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Adapted Shared Reading for Minimally Verbal Students with Autism


Almost nothing is known about the capacity of minimally verbal students with autism to develop literacy skills. Shared reading is a regular practice in early education settings and is widely thought to encourage language and literacy development. There is some evidence that children with severe disabilities can be engaged in adapted shared reading activities. The current study examines the impact of teacher-led adapted shared reading activities on engagement and story comprehension in minimally verbal 5-6 year old children with autism using a multiple baseline/alternating treatment design. Four students and three teachers participated. Teachers conducted adapted shared reading activities with modified books and used specific strategies for increasing student engagement. Student performance during adapted activities was compared to performance during standard shared reading sessions.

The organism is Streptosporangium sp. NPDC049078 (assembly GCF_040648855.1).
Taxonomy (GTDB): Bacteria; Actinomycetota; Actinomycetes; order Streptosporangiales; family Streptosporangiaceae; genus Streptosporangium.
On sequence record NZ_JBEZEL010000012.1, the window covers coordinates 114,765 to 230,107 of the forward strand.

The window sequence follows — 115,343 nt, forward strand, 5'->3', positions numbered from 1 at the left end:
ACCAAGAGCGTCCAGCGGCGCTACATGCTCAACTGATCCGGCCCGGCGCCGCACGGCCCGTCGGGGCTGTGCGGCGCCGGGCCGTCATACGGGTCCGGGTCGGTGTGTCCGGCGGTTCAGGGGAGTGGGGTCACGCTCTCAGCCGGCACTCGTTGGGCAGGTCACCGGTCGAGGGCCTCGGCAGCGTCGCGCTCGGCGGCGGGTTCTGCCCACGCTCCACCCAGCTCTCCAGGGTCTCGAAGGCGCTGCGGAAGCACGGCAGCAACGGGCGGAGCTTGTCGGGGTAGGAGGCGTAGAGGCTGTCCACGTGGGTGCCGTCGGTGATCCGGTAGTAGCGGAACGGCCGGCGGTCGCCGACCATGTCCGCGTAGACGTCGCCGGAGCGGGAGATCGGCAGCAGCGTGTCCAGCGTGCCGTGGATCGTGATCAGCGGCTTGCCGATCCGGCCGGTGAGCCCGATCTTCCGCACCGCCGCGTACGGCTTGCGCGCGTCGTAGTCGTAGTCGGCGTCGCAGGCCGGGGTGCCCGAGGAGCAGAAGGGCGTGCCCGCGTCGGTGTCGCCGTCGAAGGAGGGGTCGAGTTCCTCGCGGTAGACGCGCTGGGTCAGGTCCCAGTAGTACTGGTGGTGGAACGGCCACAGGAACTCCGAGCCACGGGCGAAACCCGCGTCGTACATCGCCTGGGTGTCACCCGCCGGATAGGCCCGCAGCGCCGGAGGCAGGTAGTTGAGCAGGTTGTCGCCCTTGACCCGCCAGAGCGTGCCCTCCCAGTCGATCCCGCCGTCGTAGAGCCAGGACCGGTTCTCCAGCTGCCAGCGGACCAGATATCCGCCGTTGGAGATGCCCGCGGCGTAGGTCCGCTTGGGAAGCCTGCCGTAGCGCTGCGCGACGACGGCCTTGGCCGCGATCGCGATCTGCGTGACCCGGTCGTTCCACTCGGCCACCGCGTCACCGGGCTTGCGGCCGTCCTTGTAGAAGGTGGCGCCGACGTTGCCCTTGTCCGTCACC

Results: All students showed increased story comprehension and engagement during adapted shared reading. Average percent of session engaged was 87-100% during adapted sessions, compared with 41-52% during baseline. Average number of correct responses to story comprehension questions was 4.2-4.8 out of 6 during adapted sessions compared with 1.2-2 during baseline. Visual supports, tactile objects and specific teaching strategies offer ways for minimally verbal students to meaningfully participate in literacy activities. Future research should investigate adapted shared reading activities implemented classroom-wide, as well as joint engagement, language and literacy outcomes after using such activities over time.

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